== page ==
It worked. The Bridgeport office of Smith, Cochran & Hicks grew.

But in the late 1990s, Cava had another opportunity. Kevin Adrian and Rob Hytner had started Information Manufacturing Corp. as a division of a D.C.-based company and, when they got the chance in late 1998 to buy it, they asked Cava to negotiate the deal and raise the funding — and, ultimately, to join them in Rocket Center as a partner. 

"We converted documents to digital formats, hosted the documents in our own data centers, and developed our own software for managing and mining the knowledge in the data," Cava said. 

Cava and Hytner soon bought Adrian out. They found their services were in high demand. They grew the company to 500 employees and $63 million in revenue and, in 2007, sold it to DC Capital Partners — which turned around and sold it to IBM.

Cava & Banko

"Now I've got some resources — what can I do from a charitable standpoint?" Cava asked himself. "And I thought, what I can do for my community is what I've always done: to help start-up businesses, and to help existing businesses grow. If I can do that and they can create jobs in this community, that's the best help I can give."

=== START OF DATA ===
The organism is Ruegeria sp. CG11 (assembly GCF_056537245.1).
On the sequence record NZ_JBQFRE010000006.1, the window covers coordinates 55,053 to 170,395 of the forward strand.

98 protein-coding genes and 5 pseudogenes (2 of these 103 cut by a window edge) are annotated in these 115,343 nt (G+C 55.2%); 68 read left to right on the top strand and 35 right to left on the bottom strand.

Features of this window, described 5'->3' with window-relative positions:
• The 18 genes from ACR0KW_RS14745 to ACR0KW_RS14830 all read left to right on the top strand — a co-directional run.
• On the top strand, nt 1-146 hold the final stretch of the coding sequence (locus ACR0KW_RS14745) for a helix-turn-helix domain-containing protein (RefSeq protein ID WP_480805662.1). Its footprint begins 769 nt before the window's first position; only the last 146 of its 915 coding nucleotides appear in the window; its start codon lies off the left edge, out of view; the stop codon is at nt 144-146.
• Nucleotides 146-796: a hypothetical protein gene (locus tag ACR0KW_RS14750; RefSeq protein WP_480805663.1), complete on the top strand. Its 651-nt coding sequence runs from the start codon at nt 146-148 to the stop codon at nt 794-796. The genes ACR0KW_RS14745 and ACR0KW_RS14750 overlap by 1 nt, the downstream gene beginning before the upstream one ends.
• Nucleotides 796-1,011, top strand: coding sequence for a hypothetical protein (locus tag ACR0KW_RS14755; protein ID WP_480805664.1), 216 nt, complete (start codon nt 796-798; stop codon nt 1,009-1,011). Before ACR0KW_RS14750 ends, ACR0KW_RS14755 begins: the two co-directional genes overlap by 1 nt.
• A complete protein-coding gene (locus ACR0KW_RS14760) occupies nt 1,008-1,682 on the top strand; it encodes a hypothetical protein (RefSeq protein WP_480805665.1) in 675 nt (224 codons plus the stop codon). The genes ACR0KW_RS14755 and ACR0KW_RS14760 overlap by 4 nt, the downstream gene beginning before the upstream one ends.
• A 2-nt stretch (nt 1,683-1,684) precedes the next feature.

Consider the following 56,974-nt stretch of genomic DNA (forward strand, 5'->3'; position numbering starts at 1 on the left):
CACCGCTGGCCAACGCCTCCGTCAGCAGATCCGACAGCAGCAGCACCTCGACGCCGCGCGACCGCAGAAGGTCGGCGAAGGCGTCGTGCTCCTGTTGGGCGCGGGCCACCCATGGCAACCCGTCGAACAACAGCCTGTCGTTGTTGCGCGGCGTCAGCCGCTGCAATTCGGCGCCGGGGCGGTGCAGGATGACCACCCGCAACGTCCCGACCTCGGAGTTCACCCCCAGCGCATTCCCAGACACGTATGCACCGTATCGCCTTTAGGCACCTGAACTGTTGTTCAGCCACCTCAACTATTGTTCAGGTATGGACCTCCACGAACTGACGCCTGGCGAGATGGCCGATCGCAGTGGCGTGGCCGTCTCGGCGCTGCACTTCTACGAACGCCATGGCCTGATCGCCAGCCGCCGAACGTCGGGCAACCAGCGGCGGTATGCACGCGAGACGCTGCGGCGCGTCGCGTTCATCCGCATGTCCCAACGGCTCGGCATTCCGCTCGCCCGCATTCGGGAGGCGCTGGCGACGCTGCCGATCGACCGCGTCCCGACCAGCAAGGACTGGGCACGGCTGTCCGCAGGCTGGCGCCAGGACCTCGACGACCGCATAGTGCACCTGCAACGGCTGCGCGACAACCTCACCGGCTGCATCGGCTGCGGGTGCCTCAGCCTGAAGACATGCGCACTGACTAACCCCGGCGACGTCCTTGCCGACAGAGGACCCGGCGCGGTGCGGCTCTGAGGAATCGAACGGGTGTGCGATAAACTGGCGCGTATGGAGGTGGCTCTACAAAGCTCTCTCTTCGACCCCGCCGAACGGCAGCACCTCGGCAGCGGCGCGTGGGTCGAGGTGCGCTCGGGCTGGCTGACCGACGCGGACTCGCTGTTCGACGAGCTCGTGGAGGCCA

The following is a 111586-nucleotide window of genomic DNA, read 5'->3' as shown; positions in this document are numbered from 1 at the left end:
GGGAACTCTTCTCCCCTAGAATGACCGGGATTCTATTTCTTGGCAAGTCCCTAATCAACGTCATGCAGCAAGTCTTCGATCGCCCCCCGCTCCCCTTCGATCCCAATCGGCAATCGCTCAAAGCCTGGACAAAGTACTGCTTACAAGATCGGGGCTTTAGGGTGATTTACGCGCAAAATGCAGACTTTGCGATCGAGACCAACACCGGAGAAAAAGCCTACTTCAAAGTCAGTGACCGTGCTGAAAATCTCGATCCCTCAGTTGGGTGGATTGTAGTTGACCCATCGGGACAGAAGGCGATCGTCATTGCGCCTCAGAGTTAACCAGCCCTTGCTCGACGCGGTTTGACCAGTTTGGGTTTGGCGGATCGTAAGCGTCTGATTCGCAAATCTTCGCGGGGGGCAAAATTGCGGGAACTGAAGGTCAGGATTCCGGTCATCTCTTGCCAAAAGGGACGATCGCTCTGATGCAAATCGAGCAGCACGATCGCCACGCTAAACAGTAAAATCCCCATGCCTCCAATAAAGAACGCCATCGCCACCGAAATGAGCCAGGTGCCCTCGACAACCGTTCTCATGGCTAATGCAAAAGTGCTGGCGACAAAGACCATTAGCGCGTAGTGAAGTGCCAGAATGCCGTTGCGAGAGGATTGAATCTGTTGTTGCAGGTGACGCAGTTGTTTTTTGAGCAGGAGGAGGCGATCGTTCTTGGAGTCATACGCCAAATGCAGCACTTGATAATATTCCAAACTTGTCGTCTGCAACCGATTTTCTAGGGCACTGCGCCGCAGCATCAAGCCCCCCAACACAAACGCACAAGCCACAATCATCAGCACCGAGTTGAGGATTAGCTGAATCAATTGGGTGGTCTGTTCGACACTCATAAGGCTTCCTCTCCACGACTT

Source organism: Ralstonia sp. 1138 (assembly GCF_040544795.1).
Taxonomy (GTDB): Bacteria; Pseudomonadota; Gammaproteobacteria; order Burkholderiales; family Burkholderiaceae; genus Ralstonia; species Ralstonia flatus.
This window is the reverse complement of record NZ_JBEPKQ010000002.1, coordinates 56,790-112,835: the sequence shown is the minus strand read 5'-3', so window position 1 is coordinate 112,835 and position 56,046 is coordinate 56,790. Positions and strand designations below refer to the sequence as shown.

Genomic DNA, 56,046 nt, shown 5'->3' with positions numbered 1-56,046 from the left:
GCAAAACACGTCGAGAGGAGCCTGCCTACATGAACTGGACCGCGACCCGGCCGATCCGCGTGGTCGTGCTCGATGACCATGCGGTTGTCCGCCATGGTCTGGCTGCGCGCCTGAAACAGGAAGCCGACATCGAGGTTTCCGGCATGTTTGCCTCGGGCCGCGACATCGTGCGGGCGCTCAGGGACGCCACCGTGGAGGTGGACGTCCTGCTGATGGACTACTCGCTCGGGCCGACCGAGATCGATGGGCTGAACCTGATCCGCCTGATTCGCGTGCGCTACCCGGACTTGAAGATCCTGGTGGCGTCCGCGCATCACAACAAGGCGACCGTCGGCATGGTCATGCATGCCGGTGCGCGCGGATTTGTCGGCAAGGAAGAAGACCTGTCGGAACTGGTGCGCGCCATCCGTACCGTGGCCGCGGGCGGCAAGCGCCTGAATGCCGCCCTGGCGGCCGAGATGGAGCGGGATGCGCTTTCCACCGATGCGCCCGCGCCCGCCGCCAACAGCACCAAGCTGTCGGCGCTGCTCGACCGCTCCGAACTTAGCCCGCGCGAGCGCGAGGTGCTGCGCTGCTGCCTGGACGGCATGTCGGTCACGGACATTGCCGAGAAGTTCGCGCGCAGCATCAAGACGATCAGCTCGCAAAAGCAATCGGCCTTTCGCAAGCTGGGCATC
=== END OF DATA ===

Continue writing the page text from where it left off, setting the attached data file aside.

He remembered the deal flow that had developed at Smith, Cochran & Hicks in Bridgeport — "That was exciting to me. It's just what I like to do," — and persuaded Smith to sell him the office. He and former employee Andrew Banko became partners and, in 2008, Cava & Banko was born.

They set about expanding further still on the notion of being more than accountants, bringing brother Vincent Cava in as another partner. He spent 20 years in banking and adds to the firm's expertise and connections in financing. 

The company also offers management consulting, with partners and employees operating in clients' businesses as chief financial officers, chief operating officers, controllers and general managers.

"That really separates us from other accounting firms," Cava said. 

And, with all those deals coming through the office, getting involved is an occupational hazard.

The partners in the company — now five, with Larry Cottrill and Sam Sedosky — formed an insurance company, WatchTower Insurance. They also own three independent Best Care pharmacies in Bridgeport, Belington and Lumberport. 

And with a friend, Cava co-owns Ryan Environmental in Bridgeport, which provides construction services and emergency spill response for the oil and gas industry; with another, he is a partner in Saven Inc., owner of the Oso Sweet Onion brand.